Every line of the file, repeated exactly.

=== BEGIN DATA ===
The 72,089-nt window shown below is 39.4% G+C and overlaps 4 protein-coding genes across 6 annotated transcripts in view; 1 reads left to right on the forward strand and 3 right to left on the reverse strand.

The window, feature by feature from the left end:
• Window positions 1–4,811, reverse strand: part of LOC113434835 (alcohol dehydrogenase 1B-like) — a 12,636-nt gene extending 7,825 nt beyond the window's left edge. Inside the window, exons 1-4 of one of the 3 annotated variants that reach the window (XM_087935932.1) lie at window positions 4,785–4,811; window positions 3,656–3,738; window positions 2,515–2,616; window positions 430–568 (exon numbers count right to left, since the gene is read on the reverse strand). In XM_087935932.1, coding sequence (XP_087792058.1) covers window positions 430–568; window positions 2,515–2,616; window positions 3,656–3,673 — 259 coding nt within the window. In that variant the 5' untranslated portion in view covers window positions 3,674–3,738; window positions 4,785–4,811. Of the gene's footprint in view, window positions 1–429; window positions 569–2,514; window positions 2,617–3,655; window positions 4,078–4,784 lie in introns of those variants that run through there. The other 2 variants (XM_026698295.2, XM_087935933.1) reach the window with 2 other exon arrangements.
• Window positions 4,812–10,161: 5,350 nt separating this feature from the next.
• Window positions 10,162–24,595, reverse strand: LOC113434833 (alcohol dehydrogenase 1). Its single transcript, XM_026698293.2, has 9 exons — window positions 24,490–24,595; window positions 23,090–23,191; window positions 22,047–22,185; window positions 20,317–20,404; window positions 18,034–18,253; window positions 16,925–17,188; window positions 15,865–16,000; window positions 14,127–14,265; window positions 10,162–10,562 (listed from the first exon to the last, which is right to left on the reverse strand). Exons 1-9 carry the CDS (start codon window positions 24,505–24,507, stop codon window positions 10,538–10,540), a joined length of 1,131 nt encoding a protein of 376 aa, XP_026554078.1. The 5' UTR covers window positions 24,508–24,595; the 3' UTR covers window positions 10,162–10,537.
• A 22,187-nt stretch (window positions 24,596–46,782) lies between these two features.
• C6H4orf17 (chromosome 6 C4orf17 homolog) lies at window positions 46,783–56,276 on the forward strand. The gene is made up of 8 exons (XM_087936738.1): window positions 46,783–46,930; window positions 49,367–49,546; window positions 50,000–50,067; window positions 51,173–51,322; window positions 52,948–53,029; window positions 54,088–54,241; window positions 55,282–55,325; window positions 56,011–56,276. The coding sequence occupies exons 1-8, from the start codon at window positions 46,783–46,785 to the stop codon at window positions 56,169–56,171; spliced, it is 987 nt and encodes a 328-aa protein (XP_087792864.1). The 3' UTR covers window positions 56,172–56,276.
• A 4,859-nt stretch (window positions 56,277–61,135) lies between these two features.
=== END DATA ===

The 72,089-nt window shown below is 39.4% G+C and overlaps 4 protein-coding genes across 6 annotated transcripts in view; 1 reads left to right on the forward strand and 3 right to left on the reverse strand.

The window, feature by feature from the left end:
• Window positions 1–4,811, reverse strand: part of LOC113434835 (alcohol dehydrogenase 1B-like) — a 12,636-nt gene extending 7,825 nt beyond the window's left edge. Inside the window, exons 1-4 of one of the 3 annotated variants that reach the window (XM_087935932.1) lie at window positions 4,785–4,811; window positions 3,656–3,738; window positions 2,515–2,616; window positions 430–568 (exon numbers count right to left, since the gene is read on the reverse strand). In XM_087935932.1, coding sequence (XP_087792058.1) covers window positions 430–568; window positions 2,515–2,616; window positions 3,656–3,673 — 259 coding nt within the window. In that variant the 5' untranslated portion in view covers window positions 3,674–3,738; window positions 4,785–4,811. Of the gene's footprint in view, window positions 1–429; window positions 569–2,514; window positions 2,617–3,655; window positions 4,078–4,784 lie in introns of those variants that run through there. The other 2 variants (XM_026698295.2, XM_087935933.1) reach the window with 2 other exon arrangements.
• Window positions 4,812–10,161: 5,350 nt separating this feature from the next.
• Window positions 10,162–24,595, reverse strand: LOC113434833 (alcohol dehydrogenase 1). Its single transcript, XM_026698293.2, has 9 exons — window positions 24,490–24,595; window positions 23,090–23,191; window positions 22,047–22,185; window positions 20,317–20,404; window positions 18,034–18,253; window positions 16,925–17,188; window positions 15,865–16,000; window positions 14,127–14,265; window positions 10,162–10,562 (listed from the first exon to the last, which is right to left on the reverse strand). Exons 1-9 carry the CDS (start codon window positions 24,505–24,507, stop codon window positions 10,538–10,540), a joined length of 1,131 nt encoding a protein of 376 aa, XP_026554078.1. The 5' UTR covers window positions 24,508–24,595; the 3' UTR covers window positions 10,162–10,537.
• A 22,187-nt stretch (window positions 24,596–46,782) lies between these two features.
• C6H4orf17 (chromosome 6 C4orf17 homolog) lies at window positions 46,783–56,276 on the forward strand. The gene is made up of 8 exons (XM_087936738.1): window positions 46,783–46,930; window positions 49,367–49,546; window positions 50,000–50,067; window positions 51,173–51,322; window positions 52,948–53,029; window positions 54,088–54,241; window positions 55,282–55,325; window positions 56,011–56,276. The coding sequence occupies exons 1-8, from the start codon at window positions 46,783–46,785 to the stop codon at window positions 56,169–56,171; spliced, it is 987 nt and encodes a 328-aa protein (XP_087792864.1). The 3' UTR covers window positions 56,172–56,276.
• A 4,859-nt stretch (window positions 56,277–61,135) lies between these two features.